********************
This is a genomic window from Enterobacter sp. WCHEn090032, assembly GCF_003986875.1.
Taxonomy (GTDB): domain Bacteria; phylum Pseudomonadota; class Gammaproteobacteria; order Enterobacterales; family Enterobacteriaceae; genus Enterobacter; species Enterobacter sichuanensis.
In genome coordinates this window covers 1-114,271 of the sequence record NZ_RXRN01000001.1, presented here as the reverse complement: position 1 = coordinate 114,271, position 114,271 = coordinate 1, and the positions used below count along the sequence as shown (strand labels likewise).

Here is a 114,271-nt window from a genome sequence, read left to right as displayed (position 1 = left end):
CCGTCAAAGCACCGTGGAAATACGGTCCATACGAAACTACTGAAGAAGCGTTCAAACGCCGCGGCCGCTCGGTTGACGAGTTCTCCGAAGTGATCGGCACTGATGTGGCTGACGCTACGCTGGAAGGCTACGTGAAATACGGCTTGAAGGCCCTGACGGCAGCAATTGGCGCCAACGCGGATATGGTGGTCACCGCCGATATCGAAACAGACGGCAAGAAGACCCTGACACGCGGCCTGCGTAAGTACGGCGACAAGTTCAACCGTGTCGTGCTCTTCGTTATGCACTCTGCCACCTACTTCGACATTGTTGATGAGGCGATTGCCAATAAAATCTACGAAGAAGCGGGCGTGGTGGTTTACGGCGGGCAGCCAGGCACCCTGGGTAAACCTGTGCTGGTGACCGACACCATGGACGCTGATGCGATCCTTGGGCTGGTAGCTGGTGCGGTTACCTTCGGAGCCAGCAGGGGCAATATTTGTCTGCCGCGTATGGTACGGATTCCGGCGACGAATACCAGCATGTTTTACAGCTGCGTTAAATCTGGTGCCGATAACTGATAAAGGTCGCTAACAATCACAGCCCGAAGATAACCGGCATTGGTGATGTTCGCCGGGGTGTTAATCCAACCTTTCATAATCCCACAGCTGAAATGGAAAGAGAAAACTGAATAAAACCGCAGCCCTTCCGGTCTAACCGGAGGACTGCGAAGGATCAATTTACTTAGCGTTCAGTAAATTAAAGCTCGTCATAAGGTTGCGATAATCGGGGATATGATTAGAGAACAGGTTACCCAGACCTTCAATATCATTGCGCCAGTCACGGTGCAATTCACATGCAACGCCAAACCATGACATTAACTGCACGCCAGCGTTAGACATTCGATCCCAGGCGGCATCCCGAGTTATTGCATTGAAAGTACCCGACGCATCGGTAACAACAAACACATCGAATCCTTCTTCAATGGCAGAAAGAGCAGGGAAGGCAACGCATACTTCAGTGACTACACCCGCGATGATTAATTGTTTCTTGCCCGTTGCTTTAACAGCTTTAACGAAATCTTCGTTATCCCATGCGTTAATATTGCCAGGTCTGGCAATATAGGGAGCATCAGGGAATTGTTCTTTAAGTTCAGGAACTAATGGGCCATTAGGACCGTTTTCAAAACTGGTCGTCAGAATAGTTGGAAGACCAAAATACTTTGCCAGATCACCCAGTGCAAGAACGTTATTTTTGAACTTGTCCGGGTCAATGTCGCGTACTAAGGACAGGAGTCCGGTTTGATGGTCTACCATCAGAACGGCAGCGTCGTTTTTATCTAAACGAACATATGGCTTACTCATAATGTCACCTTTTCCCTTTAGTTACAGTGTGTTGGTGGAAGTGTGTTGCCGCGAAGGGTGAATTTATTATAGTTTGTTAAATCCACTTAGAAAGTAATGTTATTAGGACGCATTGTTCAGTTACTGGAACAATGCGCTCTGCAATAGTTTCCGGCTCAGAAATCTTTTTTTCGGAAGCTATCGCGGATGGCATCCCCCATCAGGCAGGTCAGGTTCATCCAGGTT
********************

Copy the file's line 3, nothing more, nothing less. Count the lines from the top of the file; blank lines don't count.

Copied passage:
In genome coordinates this window covers 1-114,271 of the sequence record NZ_RXRN01000001.1, presented here as the reverse complement: position 1 = coordinate 114,271, position 114,271 = coordinate 1, and the positions used below count along the sequence as shown (strand labels likewise).